Freida and the potholder fabric
A few weeks ago I got a phone call from a man who had read the article about me in the Post Star. His wife had recently died and he wanted to know if I could make potholders for his family out of some of his wifes clothes. It said in the article that my studio was in West Hebron, and knowing it was a small town he drove out thinking he would find someone who knew where I was. It wasn’t as easy as he imagined, but he find someone who gave him my phone number.
He showed up at my studio a few days later with a bag of clothes. He said everyone in his family cooked and would want a potholder so 30 would do. A few days later he called back and told me that one relative wanted 2 potholders, one to use and one to save. So he wanted 10 more and would bring by more clothes.
The next time he came he brought out 2 plastic bins filled with clothes and we went through them together pulling out the cotton and leaving the polyester. There were a couple of blouses that had special meaning that weren’t cotton and I told him I could use them on the potholders to be saved, not used. By the time he left he I was making him 44 potholders. He said it was all he could afford right now and if he needed more in the future, he knew where to find me.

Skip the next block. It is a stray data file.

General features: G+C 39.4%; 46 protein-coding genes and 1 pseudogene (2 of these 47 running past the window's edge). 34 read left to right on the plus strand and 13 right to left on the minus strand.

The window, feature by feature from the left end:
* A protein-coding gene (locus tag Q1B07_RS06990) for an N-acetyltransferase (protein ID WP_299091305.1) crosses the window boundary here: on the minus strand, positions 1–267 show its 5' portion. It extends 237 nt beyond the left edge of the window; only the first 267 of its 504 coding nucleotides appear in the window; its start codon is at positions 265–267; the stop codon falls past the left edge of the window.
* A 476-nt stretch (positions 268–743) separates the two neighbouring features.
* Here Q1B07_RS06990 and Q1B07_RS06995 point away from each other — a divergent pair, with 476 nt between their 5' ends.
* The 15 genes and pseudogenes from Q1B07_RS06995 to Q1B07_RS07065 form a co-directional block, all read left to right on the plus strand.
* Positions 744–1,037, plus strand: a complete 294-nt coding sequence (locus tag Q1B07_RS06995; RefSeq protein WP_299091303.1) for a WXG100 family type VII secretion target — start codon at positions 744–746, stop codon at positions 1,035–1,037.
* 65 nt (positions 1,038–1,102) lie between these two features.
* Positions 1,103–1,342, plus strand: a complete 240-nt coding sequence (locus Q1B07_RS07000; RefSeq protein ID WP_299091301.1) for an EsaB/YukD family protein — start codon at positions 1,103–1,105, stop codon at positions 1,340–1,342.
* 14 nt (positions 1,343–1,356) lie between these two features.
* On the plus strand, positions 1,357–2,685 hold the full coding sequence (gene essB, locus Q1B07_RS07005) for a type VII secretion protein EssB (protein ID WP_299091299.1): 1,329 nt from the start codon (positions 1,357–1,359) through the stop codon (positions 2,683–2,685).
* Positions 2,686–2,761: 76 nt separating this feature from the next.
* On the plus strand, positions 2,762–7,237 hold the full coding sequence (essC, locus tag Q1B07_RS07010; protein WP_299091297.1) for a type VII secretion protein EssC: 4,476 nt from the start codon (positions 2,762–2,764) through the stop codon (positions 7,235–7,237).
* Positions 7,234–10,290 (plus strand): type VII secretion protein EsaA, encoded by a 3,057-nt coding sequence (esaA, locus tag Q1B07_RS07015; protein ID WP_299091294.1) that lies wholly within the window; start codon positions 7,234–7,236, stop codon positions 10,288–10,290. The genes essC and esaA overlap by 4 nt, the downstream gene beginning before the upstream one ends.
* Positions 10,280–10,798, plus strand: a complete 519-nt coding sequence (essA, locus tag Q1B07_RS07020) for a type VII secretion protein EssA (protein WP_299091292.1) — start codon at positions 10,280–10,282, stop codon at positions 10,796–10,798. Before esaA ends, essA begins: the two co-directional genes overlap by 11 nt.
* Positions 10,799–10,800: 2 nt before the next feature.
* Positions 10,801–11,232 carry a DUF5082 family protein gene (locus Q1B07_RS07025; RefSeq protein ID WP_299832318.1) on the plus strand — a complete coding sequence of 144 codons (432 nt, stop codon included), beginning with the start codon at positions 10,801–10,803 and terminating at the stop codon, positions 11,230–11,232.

I love this kind of work. It seems to serve community and connect people in a unique way. It feels close to the original purpose of art, something I’ve been interested in since I first became an artist.
I do believe the purpose of art changes and works in ways that are sometimes invisible to us for years. But the important stuff seems to have staying power and it eeks its way into our daily lives.
Some artists’ work effect whole cultures, others effect small groups of people, or just themselves.